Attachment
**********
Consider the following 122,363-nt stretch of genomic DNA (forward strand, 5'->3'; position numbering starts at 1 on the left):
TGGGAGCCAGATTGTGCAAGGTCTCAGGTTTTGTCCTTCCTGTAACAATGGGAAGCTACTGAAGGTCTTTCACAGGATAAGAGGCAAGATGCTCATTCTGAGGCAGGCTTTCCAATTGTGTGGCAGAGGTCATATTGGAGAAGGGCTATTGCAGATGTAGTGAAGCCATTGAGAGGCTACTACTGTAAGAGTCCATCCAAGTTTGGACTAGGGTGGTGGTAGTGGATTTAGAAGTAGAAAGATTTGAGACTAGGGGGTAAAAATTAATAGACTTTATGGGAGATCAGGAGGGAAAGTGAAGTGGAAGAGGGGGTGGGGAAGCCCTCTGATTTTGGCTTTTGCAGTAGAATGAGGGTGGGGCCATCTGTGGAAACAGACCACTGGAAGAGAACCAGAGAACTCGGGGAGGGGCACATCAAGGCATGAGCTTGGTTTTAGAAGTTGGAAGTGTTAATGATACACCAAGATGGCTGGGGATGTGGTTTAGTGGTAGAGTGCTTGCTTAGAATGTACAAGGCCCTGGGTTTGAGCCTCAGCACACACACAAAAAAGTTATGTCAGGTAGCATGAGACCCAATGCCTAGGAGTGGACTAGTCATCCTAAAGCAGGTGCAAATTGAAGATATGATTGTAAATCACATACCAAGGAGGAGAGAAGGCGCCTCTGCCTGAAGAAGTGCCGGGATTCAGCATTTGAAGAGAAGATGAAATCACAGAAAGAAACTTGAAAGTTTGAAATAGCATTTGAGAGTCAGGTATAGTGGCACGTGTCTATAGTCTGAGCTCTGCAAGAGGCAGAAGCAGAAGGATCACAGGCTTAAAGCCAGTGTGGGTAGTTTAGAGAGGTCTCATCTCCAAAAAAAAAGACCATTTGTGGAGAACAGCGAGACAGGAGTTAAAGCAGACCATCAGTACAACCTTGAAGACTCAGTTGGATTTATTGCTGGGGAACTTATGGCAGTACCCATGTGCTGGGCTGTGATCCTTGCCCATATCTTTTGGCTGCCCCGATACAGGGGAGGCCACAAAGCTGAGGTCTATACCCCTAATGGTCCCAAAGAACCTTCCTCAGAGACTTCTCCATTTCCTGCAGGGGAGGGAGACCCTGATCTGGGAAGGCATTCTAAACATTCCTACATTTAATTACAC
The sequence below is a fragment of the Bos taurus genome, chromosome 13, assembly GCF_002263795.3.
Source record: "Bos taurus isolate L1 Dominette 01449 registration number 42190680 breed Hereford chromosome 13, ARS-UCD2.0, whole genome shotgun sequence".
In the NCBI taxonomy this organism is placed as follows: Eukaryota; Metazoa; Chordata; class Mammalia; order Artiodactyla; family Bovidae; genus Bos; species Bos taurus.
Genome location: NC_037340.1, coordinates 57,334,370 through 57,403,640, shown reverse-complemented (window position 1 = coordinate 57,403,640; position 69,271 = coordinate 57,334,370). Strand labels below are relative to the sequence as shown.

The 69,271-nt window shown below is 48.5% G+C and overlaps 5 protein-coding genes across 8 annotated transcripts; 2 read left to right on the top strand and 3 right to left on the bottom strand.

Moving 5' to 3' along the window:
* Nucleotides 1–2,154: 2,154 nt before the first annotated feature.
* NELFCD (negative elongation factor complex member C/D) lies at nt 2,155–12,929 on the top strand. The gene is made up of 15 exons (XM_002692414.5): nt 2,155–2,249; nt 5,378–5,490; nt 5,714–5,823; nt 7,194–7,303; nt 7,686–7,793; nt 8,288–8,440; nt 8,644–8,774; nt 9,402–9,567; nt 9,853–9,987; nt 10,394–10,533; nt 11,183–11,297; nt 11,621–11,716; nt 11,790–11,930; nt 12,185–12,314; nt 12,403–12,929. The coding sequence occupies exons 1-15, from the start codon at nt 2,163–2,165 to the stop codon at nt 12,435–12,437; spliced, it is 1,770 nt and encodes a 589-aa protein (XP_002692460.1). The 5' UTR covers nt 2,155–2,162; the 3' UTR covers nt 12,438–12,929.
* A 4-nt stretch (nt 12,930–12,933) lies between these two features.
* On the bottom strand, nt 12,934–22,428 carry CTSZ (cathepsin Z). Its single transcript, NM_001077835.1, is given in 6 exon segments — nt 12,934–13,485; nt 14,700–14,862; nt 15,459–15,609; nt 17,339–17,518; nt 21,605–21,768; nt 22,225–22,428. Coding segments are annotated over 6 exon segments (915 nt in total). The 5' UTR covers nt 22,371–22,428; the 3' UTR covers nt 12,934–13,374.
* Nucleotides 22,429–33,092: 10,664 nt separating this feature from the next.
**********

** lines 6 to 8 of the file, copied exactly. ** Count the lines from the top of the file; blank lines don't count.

Genome location: NC_037340.1, coordinates 57,334,370 through 57,403,640, shown reverse-complemented (window position 1 = coordinate 57,403,640; position 69,271 = coordinate 57,334,370). Strand labels below are relative to the sequence as shown.

The 69,271-nt window shown below is 48.5% G+C and overlaps 5 protein-coding genes across 8 annotated transcripts; 2 read left to right on the top strand and 3 right to left on the bottom strand.

Moving 5' to 3' along the window: